A: What would you like to share with young children about your love for nature? 

MH: I feel so very lucky, as each day I get to discover something new. I never know what I’m going to find.  I head outdoors, and go on what is to me very much like an Easter egg hunt – I look for animals and their signs and rarely do I come home without having found something new to observe and admire.

A: What do you have coming up next? 

MH: I am working on two books.  One is called Naturally Curious Day by Day.  It describes two or three different animals or plants that you might see each day of the year.  I am also writing a book called Otis the Owl, about a young barred owl.

Otis the Owl will fly onto bookshelves in the spring of 2017.

 Learn more about Mary’s new book Animal Legs on Arbordale Publishing’s website. For daily updates with amazing animal facts and photos, follow Mary’s blog Naturally Curious with Mary Holland.


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3. Sprains, Strains, and New Directions

New Akashiya Sai Watercolor Pens: the full set!

Two weeks ago I sprained my ankle. I was on the way to my writer’s group at the Albuquerque Museum and while I was walking through the car park, I stepped on an extended sprinkler head hidden by a covering of gravel. The pain of the event is indescribable: a spike through the ball of my foot, sending me into a contorted loss of balance, that then resulted in a totally twisted ankle and foot. Somehow I limped to my meeting, managed to converse for the next few hours, and then went home to collapse. Ice and pain killers got me through the worst of it, but my foot is still very tender as is my other foot and leg, as well as my back and shoulders from all the strain of hop-hop-hopping along every day to get from A to B.

By the third day of hoppity-hop I wanted to know WHY this had happened to me. Besides knowing that I wasn’t looking where I was going (I rarely do), I wondered if there could be some sort of symbolism or metaphysical lesson to be learned here. I did a quick Google search and got the same message several times over: a sprained ankle is an indication that you are to seek out a new direction.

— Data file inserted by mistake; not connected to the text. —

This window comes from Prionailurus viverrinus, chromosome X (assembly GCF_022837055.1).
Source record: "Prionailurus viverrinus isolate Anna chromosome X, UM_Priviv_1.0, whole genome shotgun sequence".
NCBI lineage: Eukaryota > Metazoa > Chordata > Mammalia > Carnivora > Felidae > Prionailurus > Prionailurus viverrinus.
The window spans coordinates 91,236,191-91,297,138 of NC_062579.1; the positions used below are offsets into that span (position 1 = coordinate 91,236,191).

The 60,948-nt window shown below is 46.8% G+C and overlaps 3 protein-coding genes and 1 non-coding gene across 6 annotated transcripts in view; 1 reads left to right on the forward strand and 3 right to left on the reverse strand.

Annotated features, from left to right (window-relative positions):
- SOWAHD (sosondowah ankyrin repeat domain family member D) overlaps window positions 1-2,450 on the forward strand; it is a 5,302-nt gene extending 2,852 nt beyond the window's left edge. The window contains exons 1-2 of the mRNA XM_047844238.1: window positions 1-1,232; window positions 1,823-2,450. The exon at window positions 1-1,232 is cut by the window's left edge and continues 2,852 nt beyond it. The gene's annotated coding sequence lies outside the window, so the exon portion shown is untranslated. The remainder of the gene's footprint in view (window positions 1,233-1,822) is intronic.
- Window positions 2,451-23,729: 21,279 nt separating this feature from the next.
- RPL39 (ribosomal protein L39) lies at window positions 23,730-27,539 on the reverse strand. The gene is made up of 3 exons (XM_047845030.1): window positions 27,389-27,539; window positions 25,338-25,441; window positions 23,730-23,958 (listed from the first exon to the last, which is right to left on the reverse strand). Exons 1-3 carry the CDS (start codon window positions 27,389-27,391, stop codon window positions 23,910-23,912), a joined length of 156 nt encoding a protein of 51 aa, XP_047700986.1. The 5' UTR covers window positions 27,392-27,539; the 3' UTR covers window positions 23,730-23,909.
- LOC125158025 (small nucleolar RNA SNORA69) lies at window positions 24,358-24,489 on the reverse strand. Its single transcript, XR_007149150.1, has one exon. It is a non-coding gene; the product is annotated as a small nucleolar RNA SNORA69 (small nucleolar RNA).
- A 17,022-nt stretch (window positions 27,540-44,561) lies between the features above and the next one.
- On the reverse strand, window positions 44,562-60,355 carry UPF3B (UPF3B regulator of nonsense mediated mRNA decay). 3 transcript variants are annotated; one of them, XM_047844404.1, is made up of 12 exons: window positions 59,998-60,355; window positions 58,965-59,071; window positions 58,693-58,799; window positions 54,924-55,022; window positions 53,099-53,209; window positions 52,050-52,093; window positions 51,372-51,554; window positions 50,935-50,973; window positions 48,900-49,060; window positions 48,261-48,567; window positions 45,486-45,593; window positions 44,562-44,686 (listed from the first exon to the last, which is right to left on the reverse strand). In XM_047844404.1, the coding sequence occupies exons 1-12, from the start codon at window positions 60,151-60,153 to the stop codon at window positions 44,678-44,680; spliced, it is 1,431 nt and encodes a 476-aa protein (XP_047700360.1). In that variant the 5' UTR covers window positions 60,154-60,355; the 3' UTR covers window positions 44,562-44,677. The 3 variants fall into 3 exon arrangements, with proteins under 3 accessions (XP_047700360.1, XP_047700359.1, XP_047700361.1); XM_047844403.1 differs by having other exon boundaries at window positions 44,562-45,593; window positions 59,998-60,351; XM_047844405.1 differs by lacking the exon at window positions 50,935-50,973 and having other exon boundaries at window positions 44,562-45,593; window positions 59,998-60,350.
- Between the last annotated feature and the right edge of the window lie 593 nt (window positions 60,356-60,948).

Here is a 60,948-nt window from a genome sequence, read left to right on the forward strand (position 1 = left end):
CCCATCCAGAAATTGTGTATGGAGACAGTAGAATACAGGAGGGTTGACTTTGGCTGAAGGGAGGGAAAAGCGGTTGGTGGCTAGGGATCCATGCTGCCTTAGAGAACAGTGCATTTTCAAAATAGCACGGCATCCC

Sitting with my foot elevated and my stack of books and journals handy, I decided that the only new direction I wanted at that moment was to close my eyes and nap all day. But apparently the universe had other ideas. Almost immediately after reading several websites each saying the same thing about following new paths, the mail arrived and I received some new pens I ordered online several weeks earlier: a twenty-color set of Akashiya Sai Watercolor Brush Pens, along with a sampler set of eleven black drawing pens. Thirty-one pens in total. For a minimalist such as myself, the number was mind-boggling, and thoroughly distracting. It was like when I got a ball of Silly Putty when I was five and had chicken pox.

Right away I forgot about my nap and started to try out my new pens. After all, my journal was right there in front of me. As I was doodling, I then naturally got some new ideas (no, no, please no new ideas): 

  • Why not try Inktober this year? Similar to NaNoWrimo for writers, Inktober is a challenge to produce, and post on social media, an ink drawing a day for the entire month of October. I've always wanted to try it, but never had the courage to post daily. While I was thinking about this, I then had the idea to:
  • Finally start that children’s picture book I’ve been dreaming of since last year, which involves:
  • Learning to draw horses and ponies (the most difficult subject I can think of). 


Three new directions that are entirely do-able, don’t interfere too much with my already carefully-laid plans to work on my new novel, and if anything, enhance what I’m doing already. For instance, I draw every day anyway—so why not just work with ink for a month? And although I am currently marketing my picture book based in Barcelona, wouldn’t it be a good idea to be able to tell editors I am working on a second book? 

An interesting side note about learning to draw horses is that horses have delicate legs and ankles. Their feet must be considered and cared for in a serious and responsible way. Where they walk, how their shoes fit, and how they're exercises all matters. It made me think that what I need to do until the end of the year is to keep my eyes open, pay attention, and sit still long enough to get my work done.